The Registration of Judgments Act, Cap. 210 places an obligation on the Registrar of the Supreme Court to keep and maintain an alphabetical register [i.e. a “Register of Judgments”] of the names of all persons against whom a judgment is obtained or confessed in the High Court.
The Act also expressly provides, among other things, that no judgment obtained or confessed in the High Court shall affect any lands, tenements or hereditaments as to purchasers, mortgagees or judgment creditors unless: (a) a memorandum or minute in the form stipulated in the Schedule to the Act is registered with the Registrar of the Supreme Court; and (b) a copy of the memorandum or minute is lodged with the Registrar of Titles.
The memorandum or minute to be registered with the Registrar must contain: (i) the name(s) of the person(s) in whose favour; and (ii) against whom judgment is entered or given; (iii) the date of the judgment; (iv) the amount of the debt, damages, costs or money recovered or secured by the judgment. On receipt of a memorandum or minute in the prescribed form, the Registrar must enter the prescribed particulars in the Register of Judgments kept at the Supreme Court Registry. When the judgment is registered the Registrar must also insert the year and the day of the month when such memorandum or minute is so registered. However, no judgment shall be entered in the Register unless it has been duly stamped under the Stamp Duty Act, Cap. 91.
The registration of a judgment stays in effect for an initial period of 5 years after which it is null and void against the lands, tenements or hereditaments of the judgment debtor vis-a-vis purchasers, mortgagees or judgment creditors. The judgment may, however, be re-registered for successive 5-year periods, upon lodging a fresh memorandum or minute with the Registrar. Such re-registration is sufficient to bind purchasers, mortgagees or judgment creditors, if a memorandum or minute is again lodged and registered with the Registrar within 5 years before the execution of the conveyance, settlement, mortgage, lease or other deed or instrument vesting or transferring the legal or equitable right, title, estate or interest; or within 5 years before the confession or obtaining of a judgment.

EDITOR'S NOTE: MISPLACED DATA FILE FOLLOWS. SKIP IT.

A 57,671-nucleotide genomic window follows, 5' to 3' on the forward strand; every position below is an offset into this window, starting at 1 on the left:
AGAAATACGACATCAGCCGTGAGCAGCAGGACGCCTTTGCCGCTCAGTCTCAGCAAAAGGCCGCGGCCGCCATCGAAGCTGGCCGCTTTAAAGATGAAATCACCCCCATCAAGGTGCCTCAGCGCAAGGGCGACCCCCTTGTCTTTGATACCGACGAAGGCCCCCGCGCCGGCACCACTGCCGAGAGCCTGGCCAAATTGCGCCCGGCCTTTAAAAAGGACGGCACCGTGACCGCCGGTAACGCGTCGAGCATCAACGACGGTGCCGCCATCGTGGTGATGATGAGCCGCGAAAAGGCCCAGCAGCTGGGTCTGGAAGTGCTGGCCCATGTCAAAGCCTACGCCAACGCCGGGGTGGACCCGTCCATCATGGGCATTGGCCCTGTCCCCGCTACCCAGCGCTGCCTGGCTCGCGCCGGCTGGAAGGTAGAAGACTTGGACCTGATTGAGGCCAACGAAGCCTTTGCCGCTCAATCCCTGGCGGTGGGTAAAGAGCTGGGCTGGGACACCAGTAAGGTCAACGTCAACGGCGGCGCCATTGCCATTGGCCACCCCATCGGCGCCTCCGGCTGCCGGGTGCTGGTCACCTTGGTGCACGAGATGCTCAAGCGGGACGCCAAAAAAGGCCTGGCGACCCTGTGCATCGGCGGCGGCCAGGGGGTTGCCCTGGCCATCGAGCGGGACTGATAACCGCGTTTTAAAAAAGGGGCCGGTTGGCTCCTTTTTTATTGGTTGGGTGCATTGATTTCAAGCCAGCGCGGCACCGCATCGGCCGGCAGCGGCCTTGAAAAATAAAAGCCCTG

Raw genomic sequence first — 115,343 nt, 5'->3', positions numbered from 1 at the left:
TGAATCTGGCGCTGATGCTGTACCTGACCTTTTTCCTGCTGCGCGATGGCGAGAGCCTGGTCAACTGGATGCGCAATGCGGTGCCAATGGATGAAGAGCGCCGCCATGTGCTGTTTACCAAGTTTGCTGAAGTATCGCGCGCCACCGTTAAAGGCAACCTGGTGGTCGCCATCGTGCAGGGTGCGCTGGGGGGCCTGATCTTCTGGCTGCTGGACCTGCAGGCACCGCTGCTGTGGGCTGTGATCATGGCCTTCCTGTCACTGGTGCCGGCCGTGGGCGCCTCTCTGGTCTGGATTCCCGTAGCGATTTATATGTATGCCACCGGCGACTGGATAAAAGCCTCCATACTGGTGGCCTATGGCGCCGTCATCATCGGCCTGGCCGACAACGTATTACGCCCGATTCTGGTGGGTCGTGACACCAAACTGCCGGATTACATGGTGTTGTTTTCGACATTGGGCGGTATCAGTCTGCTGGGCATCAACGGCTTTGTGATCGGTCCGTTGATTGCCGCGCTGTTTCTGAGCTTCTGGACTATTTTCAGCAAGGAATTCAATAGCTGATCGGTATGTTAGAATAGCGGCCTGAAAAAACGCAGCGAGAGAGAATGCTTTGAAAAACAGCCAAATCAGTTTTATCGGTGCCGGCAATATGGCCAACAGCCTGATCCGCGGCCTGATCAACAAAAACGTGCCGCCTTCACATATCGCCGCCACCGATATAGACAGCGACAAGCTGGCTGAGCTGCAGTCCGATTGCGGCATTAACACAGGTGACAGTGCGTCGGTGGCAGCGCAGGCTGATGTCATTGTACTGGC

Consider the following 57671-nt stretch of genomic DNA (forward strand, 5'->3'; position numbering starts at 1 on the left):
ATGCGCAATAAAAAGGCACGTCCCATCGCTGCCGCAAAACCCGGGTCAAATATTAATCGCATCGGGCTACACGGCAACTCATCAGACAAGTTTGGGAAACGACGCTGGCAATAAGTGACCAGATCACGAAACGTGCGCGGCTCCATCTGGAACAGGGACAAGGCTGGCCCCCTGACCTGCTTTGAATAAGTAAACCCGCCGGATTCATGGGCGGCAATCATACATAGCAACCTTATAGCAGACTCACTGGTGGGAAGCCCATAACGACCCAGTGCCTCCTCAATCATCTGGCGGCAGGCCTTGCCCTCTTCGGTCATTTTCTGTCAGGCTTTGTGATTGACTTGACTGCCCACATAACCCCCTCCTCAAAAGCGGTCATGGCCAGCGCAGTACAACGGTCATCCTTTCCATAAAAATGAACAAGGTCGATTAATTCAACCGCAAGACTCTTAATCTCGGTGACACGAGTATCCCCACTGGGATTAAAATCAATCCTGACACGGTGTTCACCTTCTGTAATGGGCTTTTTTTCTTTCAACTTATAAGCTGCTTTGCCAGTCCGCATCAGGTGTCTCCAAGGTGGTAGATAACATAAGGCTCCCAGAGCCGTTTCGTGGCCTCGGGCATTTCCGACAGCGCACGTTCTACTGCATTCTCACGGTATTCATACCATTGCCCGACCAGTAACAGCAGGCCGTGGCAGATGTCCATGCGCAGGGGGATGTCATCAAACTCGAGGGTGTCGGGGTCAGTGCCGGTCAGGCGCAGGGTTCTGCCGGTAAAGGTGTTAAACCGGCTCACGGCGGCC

Section 33(1) of the Supreme Court of Judicature Act, Cap. 117A provides that the High Court may, for the purpose of enforcing a judgment or order of the Court for the payment of money to a person, by order impose on any such land or interest in land of a judgment debtor, a charge for the purpose of securing the payment of any moneys due under the judgment or order.
Section 33(3) of the Supreme Court of Judicature Act declares, among other things, that the Registration of Judgments Act Cap. 210 and the Land Registration Act, Cap. 229 apply in relation to a charging orders under sub-section (1) as they apply in relation to other writs or orders affecting land issued or made for the purpose of enforcing judgments.
Foreign Judgments and Orders: Part 72 of the Supreme Court (Civil Procedure) Rules, 2008 sets out the procedure for the reciprocal registration and enforcement in Barbados of the judgments of foreign courts and tribunals.
CPR 72.5 stipulates that a register of judgments that are subject of an order granting leave to register a foreign judgment in Barbados pursuant to CPR 72.4 must be kept in the Registry. There must also be included in each such register particulars of any execution on a judgment ordered to be so registered.